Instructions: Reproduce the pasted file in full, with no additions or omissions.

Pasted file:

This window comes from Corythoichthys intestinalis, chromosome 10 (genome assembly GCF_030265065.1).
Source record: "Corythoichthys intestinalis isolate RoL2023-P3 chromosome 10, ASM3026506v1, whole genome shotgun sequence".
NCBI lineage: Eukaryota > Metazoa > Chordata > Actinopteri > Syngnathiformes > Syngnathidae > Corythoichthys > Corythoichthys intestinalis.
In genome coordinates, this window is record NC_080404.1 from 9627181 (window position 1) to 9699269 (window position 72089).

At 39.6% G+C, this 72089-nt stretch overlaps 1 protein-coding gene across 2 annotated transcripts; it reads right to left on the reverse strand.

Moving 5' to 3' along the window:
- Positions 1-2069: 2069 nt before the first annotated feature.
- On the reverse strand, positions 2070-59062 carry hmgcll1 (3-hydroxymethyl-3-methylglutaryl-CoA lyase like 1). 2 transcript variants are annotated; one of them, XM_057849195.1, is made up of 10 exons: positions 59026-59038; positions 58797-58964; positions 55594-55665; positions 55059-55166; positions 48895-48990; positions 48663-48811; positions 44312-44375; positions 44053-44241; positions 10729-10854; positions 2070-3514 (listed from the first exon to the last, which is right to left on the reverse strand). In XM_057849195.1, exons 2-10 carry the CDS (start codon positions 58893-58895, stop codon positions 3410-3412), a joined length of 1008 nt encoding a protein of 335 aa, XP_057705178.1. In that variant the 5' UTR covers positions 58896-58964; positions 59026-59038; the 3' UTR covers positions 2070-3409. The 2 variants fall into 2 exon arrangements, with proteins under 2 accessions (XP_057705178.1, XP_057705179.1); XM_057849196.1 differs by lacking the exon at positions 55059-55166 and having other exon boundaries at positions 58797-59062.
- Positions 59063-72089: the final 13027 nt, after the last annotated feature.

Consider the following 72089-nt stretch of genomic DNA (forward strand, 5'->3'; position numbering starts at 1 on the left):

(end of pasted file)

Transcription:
This window comes from Corythoichthys intestinalis, chromosome 10 (genome assembly GCF_030265065.1).
Source record: "Corythoichthys intestinalis isolate RoL2023-P3 chromosome 10, ASM3026506v1, whole genome shotgun sequence".
NCBI lineage: Eukaryota > Metazoa > Chordata > Actinopteri > Syngnathiformes > Syngnathidae > Corythoichthys > Corythoichthys intestinalis.
In genome coordinates, this window is record NC_080404.1 from 9627181 (window position 1) to 9699269 (window position 72089).

At 39.6% G+C, this 72089-nt stretch overlaps 1 protein-coding gene across 2 annotated transcripts; it reads right to left on the reverse strand.

Moving 5' to 3' along the window:
- Positions 1-2069: 2069 nt before the first annotated feature.
- On the reverse strand, positions 2070-59062 carry hmgcll1 (3-hydroxymethyl-3-methylglutaryl-CoA lyase like 1). 2 transcript variants are annotated; one of them, XM_057849195.1, is made up of 10 exons: positions 59026-59038; positions 58797-58964; positions 55594-55665; positions 55059-55166; positions 48895-48990; positions 48663-48811; positions 44312-44375; positions 44053-44241; positions 10729-10854; positions 2070-3514 (listed from the first exon to the last, which is right to left on the reverse strand). In XM_057849195.1, exons 2-10 carry the CDS (start codon positions 58893-58895, stop codon positions 3410-3412), a joined length of 1008 nt encoding a protein of 335 aa, XP_057705178.1. In that variant the 5' UTR covers positions 58896-58964; positions 59026-59038; the 3' UTR covers positions 2070-3409. The 2 variants fall into 2 exon arrangements, with proteins under 2 accessions (XP_057705178.1, XP_057705179.1); XM_057849196.1 differs by lacking the exon at positions 55059-55166 and having other exon boundaries at positions 58797-59062.
- Positions 59063-72089: the final 13027 nt, after the last annotated feature.

Consider the following 72089-nt stretch of genomic DNA (forward strand, 5'->3'; position numbering starts at 1 on the left):